29. 29. Allies and Cental Powers in the world
  30. 30. WW1 – The main fronts
  31. 31. 1914 – War of movements Schlieffen Plan •German plan which was based on: • Rapid attack on France through neutral Belgium • After defeating France, German troops could turn about and attack Russia, backward country that would need a long time to mobilize their troops
  32. 32. 1914 – War of movements Battle of Marne, 1914 •Allied troops managed to halt the German advance •From that moment, armies dug trenches all along a front which extended from the North Sea to the Swiss frontier •Stalemate in the western front •Germans did not achieve a decisive victory in the eastern front
  33. 33. 1915-1916: The war of attrition New weapons •Machine guns •Grenades •Gas •Flame throwers •Tanks The stalemate in the western front led to a new sort of warfare: the war of attrition. A military strategy in which a belligerent side attempts to win a war by wearing down its enemy to the point of collapse through continuous losses in personnel and materiel.
  34. 34. 1915-1916: The war of attrition Battle of Verdun, 1915
  35. 35. 1915-1916: The war of attrition Battle of Somme, 1916
  36. 36. 1915-1916: The war of attrition Battle of Passchendaele, 1917
  37. 37. 1917: The Turning Point of the War Sinking of the US ship Lusitania, 1915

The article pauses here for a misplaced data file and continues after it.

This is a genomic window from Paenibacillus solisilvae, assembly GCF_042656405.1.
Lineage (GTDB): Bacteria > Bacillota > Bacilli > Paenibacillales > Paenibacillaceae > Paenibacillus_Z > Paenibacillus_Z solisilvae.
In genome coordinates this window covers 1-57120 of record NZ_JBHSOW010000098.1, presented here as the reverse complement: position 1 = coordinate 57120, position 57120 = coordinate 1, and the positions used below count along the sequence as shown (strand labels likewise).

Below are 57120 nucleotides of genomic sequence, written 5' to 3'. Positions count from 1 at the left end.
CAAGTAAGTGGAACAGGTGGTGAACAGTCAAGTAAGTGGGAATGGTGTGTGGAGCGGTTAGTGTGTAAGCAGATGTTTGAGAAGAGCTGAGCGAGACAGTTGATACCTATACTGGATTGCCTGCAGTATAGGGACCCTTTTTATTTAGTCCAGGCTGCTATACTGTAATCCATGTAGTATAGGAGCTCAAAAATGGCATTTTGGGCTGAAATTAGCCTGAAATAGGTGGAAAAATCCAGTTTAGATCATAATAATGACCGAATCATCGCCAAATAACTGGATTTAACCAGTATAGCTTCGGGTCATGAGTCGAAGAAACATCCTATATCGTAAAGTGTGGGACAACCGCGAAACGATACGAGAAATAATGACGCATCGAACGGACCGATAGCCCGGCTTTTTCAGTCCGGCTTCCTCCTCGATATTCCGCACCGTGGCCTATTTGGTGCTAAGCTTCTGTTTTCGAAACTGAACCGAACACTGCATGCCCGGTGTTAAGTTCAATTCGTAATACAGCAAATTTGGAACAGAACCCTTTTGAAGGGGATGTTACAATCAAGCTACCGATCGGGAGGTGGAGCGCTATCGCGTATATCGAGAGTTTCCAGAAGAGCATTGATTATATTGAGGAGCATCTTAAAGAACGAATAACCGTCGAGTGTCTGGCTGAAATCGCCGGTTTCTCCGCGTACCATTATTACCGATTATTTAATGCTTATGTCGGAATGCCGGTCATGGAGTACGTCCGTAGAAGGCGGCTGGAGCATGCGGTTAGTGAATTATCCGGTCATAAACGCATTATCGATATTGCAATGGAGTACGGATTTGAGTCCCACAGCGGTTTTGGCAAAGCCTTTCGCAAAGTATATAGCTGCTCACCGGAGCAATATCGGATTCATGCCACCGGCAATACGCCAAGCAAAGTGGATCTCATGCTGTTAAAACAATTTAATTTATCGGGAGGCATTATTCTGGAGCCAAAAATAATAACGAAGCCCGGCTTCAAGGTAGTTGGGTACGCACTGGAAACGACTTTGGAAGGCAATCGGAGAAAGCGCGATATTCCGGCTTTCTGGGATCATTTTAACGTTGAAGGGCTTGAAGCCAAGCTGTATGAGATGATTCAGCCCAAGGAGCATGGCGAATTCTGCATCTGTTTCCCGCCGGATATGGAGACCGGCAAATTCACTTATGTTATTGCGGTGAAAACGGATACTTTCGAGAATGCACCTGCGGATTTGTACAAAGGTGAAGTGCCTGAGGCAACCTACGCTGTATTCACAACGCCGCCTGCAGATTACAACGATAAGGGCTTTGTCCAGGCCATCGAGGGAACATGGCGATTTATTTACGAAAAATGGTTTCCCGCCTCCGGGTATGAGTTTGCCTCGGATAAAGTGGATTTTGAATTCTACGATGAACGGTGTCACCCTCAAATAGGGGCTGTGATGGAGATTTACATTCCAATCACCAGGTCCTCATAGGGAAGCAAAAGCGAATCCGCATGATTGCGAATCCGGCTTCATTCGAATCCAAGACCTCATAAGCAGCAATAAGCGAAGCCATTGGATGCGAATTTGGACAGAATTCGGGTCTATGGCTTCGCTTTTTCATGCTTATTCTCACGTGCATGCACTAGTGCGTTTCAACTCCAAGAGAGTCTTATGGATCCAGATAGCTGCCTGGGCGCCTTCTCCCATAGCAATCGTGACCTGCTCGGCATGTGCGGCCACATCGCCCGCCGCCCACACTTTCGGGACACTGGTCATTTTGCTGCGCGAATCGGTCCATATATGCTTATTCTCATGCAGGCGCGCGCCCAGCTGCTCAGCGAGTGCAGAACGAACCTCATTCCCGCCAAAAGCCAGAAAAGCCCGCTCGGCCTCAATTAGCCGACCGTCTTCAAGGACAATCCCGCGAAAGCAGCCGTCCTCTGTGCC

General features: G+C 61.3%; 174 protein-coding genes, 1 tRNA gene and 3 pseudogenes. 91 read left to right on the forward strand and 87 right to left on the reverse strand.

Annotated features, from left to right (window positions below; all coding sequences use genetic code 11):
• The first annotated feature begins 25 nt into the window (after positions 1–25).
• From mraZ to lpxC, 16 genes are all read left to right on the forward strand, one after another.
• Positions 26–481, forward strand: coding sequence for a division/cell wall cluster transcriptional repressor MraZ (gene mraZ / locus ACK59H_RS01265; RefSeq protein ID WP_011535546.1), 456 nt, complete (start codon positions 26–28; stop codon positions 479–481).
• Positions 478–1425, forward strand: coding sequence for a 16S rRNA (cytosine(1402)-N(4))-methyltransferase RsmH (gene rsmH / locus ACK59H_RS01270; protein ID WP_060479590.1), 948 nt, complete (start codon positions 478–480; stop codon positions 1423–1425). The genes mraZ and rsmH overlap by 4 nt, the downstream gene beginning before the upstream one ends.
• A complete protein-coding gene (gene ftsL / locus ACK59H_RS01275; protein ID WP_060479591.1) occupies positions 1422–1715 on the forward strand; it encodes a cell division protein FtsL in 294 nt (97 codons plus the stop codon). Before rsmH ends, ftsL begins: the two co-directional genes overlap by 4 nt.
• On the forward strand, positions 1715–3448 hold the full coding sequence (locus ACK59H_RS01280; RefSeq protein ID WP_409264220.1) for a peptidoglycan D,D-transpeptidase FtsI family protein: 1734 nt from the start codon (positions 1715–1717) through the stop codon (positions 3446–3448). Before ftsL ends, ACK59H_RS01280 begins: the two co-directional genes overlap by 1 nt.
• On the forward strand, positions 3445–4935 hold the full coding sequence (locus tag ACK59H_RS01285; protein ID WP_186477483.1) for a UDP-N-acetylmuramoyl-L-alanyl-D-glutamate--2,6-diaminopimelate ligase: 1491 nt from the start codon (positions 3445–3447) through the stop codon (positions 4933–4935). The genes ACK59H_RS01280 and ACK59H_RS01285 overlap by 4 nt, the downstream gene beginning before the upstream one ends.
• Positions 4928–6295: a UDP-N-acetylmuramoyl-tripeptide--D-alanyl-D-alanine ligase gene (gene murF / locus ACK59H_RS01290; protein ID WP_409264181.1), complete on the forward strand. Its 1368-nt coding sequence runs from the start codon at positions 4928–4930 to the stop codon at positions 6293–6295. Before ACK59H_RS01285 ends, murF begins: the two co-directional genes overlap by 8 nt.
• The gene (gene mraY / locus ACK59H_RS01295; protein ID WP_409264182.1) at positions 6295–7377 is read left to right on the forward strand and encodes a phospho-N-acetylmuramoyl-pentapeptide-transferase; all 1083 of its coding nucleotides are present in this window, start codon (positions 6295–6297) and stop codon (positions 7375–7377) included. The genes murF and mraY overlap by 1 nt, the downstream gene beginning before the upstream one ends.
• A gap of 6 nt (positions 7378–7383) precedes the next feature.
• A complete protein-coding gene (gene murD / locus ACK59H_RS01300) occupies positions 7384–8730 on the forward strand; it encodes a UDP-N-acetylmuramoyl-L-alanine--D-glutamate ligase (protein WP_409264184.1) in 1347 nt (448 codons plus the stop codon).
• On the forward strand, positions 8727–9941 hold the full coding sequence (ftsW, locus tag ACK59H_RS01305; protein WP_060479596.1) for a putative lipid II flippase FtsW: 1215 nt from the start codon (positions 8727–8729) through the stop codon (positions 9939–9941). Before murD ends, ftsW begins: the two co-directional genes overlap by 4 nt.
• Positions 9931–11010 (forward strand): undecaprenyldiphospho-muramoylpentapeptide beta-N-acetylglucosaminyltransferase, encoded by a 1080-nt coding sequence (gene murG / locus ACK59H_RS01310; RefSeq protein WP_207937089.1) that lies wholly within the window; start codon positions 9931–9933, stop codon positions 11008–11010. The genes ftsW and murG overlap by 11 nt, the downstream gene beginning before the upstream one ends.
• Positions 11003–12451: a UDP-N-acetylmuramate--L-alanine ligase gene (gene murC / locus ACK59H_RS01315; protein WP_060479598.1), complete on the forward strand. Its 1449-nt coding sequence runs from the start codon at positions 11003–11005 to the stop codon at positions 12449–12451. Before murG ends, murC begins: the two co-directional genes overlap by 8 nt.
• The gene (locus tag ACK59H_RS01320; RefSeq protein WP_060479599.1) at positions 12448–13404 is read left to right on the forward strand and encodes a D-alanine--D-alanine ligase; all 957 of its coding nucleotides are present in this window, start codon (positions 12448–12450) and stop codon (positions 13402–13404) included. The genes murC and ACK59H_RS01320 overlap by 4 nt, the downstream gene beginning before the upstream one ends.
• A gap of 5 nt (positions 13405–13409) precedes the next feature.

38. 38. 1917: The Turning Point of the War Zimmerman telegram was a 1917 diplomatic proposal from the German Empire to Mexico to make war against the United States. The proposal was intercepted and decoded by British intelligence. Revelation of the contents outraged American public opinion and helped generate support for the United States declaration of war on Germany in April 1917
  39. 39. 1917: The Turning Point of the War
  40. 40. 1917: The Turning Point of the War February 1917 – The Tsar Nicholas II is dethroned
  41. 41. 1917: The Turning Point of the War November 1917 – The Communists took over power
  42. 42. 1917: The Turning Point of the War March 1918 – Treaty of Brest-Litovsk, Russia left the war
  43. 43. 1917: The Turning Point of the War Germany acquired provisionally huge territories in the East
  44. 44. 1918: The End of the War Germany could move troops from east to weast  Spring offensive
  45. 45. 1918: The End of the War Massive arrival of American troops in Europe
  46. 46. 1918: The End of the War Germans started retreating
  47. 47. 1918: The End of the War Revolution in Germany – Kaiser abdicated